Mass killer Anders Breivik told Right-wing extremists in Britain to “keep up the good work” as he plotted his double atrocity in Norway. He was in contact with supporters of the English Defence League days before Friday’s bombing and shooting spree in which 76 people, most of them teenagers, were killed.
Breivik was told he would be welcome at their UK demonstrations, to which he replied: “I hoped so: it’s our common struggle against the islamofascists.” Breivik used an internet pseudonym to communicate with supporters of the EDL and told them: “You’re a blessing to all in Europe.”
His contacts with the EDL, in which he spoke of going to football matches in Bradford, were revealed today by anti-fascist organisation Searchlight. Pressure grew on David Cameron to announce a clampdown on far-Right groups.
Today Searchlight told how Breivik, who posted his messages as “Sigurd Jorsalfare”, a 12th century King of Norway who led one of the Crusades, wrote a series of chilling posts. Only a few days before Friday’s attacks the messages to EDL supporters stopped as he began the final countdown to his massacre.
Searchlight’s editor Nick Lowles: “This proves conclusively Breivik was in contact with the EDL, shared their aims and objectives and expressed a desire to join them on their demonstration. It is quite clear that the Home Office now need to classify the EDL as an extremist Right-wing organisation and to devote similar resources to monitoring their activities as they would other extremist groups.” The EDL has previously said that it has no official contact with Breivik.
In the online messages Breivik wrote: “To you all good English men and women, just wanted to say that you’re a blessing to all in Europe, in these dark times all of Europe are looking to you in search of inspiration, courage and even hope that we might turn this evil trend with Islamisation all across our continent. Well, just wanted to say keep up the good work it’s good to see others that care about their country and heritage.”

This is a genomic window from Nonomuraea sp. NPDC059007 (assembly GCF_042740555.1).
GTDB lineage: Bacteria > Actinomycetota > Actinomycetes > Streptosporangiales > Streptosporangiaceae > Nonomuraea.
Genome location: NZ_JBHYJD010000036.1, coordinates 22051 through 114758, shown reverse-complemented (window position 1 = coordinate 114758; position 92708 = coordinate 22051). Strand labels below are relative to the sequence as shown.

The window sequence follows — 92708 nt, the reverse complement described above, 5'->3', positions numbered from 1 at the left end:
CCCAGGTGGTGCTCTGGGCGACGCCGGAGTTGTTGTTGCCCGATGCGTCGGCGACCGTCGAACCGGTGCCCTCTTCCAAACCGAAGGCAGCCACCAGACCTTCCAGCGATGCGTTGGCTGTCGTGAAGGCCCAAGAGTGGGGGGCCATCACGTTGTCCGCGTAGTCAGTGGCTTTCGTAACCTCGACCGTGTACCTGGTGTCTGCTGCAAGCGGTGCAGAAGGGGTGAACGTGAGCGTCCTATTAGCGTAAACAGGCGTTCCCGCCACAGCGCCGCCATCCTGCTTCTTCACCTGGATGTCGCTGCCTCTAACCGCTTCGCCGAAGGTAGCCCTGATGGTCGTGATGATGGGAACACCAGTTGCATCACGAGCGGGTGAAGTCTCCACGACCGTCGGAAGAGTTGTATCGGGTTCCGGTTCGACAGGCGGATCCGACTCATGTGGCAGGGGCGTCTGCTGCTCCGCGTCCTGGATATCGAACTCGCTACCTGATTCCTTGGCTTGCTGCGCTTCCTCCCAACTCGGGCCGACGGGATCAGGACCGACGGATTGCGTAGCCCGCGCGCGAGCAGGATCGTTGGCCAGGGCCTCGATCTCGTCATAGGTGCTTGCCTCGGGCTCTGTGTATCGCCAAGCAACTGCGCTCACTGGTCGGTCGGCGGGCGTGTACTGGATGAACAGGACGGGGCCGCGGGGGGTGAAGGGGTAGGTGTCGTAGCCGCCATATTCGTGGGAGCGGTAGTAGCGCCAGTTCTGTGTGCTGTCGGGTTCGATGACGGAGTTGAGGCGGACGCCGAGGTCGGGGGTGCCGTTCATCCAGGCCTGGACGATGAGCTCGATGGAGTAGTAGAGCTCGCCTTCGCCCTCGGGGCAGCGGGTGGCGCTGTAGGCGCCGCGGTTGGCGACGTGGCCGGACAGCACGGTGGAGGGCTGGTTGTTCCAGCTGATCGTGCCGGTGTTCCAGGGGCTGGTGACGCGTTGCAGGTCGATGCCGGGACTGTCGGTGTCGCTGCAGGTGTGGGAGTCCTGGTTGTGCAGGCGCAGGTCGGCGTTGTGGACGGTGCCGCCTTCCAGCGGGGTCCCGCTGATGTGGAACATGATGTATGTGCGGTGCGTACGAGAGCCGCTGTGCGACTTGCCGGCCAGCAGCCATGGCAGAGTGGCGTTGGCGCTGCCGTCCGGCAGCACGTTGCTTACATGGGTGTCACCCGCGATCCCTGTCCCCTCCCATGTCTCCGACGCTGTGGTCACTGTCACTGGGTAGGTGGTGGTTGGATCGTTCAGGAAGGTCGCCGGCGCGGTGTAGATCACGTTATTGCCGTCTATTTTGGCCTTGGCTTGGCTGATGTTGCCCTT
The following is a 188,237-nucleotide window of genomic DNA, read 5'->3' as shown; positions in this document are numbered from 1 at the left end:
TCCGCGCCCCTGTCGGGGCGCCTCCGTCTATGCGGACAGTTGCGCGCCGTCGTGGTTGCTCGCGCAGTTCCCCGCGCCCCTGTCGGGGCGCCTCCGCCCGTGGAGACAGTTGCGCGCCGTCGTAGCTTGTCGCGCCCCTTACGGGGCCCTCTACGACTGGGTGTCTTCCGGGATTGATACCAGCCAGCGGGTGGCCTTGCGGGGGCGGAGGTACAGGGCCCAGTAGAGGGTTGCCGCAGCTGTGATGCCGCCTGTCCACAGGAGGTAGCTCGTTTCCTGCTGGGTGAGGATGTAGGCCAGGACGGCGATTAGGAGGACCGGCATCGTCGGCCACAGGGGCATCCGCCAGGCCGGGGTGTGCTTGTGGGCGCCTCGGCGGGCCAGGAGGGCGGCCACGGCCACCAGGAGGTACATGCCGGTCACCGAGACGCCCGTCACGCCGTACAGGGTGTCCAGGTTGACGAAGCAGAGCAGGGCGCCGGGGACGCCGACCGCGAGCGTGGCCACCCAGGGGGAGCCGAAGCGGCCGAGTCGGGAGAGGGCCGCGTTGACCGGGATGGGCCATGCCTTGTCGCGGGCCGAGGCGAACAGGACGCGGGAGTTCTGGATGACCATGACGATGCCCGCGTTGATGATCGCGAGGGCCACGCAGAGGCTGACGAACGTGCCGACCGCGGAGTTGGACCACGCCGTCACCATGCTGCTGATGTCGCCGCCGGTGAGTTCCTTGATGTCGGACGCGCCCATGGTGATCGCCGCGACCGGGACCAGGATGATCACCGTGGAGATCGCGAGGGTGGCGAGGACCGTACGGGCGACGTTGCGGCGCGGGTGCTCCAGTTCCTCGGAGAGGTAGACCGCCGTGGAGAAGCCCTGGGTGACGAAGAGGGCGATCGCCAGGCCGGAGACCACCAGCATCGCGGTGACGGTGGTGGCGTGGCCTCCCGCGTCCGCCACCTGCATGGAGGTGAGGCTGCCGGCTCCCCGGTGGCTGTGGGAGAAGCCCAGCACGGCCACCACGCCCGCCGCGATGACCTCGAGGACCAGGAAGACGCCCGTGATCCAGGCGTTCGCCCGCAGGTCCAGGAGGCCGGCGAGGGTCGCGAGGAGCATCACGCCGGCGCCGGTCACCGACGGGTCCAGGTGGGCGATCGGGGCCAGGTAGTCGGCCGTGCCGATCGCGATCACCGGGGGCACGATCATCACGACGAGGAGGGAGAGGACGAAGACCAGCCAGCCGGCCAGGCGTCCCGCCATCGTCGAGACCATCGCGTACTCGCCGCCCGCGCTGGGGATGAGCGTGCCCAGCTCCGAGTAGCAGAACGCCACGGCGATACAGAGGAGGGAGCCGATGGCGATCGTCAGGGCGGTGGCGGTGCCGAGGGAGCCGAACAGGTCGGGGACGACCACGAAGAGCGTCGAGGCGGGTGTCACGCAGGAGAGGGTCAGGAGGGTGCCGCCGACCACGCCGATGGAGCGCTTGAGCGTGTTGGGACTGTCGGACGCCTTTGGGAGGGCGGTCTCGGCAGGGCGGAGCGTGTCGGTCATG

In another posting Breivik claims he visited Bradford with a friend “some years ago”. He wrote: “I’ve seen with my own eyes what has happened to england, i was in bradford some years ago, me and a friend walked down to the football stadium of bradford, real ‘nice’ neighborhood, same thing in the suburbs of London.”
One EDL supporter then wrote to Breivik: “Bravo, admire your views and courage. no surrender and welcome.”
Searchlight also said that a millionaire computer engineer living in north London is a backer of the EDL. Alan Lake, 45, has admitted providing funds to the organisation and is alleged to have referred to the Norwegian massacre on a far-Right forum earlier this week saying: “The chickens have actually come home to roost.” Mr Lake could not be reached for comment today.
MPs today called on the Government to investigate Breivik’s links to the EDL. Breivik is reported to have met leaders of the EDL in March last year when he apparently came to London for the visit of Geert Wilders, the Dutch Right-wing politician.
Daryl Hobson, who organises EDL demonstrations, said Breivik had met members of the group. There are also reports that he attended two EDL marches in the UK last year, one in Newcastle and one in London.
Paul Ray, meanwhile, has been suggesting that the Englishman who Breivik described as his “mentor” is none other than the EDL’s Alan Lake. It is true that Lake does have a penchant for calling for his political opponents to be killed (see here and here), though he appears to be advocating state executions rather than acts of individual terrorism. Whether that subtle distinction is clear to the people he inspires, however, is another question.
Update: See also “Anders Behring Breivik had links to far-right EDL, says anti-racism group”, Guardian, 26 July 2011
Update 2: And “EDL supporter: Breivik’s a ‘hero in the war on Islam'”, Socialist Worker, 26 July 2011